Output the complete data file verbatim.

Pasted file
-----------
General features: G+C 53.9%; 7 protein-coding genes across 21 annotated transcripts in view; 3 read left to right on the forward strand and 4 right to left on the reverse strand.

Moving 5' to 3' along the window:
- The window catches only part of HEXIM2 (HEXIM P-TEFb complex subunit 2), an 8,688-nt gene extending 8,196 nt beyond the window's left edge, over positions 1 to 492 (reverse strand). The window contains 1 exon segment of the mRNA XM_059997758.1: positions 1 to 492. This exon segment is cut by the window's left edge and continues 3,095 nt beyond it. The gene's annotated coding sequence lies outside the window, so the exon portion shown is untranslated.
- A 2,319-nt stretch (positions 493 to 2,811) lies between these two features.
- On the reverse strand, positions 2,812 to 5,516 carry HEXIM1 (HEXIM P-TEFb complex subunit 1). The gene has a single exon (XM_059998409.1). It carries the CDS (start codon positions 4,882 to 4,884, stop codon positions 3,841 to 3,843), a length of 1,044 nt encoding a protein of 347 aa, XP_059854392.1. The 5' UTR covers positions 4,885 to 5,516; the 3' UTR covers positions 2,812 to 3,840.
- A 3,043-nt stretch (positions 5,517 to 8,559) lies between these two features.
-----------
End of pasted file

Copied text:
General features: G+C 53.9%; 7 protein-coding genes across 21 annotated transcripts in view; 3 read left to right on the forward strand and 4 right to left on the reverse strand.

Moving 5' to 3' along the window:
- The window catches only part of HEXIM2 (HEXIM P-TEFb complex subunit 2), an 8,688-nt gene extending 8,196 nt beyond the window's left edge, over positions 1 to 492 (reverse strand). The window contains 1 exon segment of the mRNA XM_059997758.1: positions 1 to 492. This exon segment is cut by the window's left edge and continues 3,095 nt beyond it. The gene's annotated coding sequence lies outside the window, so the exon portion shown is untranslated.
- A 2,319-nt stretch (positions 493 to 2,811) lies between these two features.
- On the reverse strand, positions 2,812 to 5,516 carry HEXIM1 (HEXIM P-TEFb complex subunit 1). The gene has a single exon (XM_059998409.1). It carries the CDS (start codon positions 4,882 to 4,884, stop codon positions 3,841 to 3,843), a length of 1,044 nt encoding a protein of 347 aa, XP_059854392.1. The 5' UTR covers positions 4,885 to 5,516; the 3' UTR covers positions 2,812 to 3,840.
- A 3,043-nt stretch (positions 5,517 to 8,559) lies between these two features.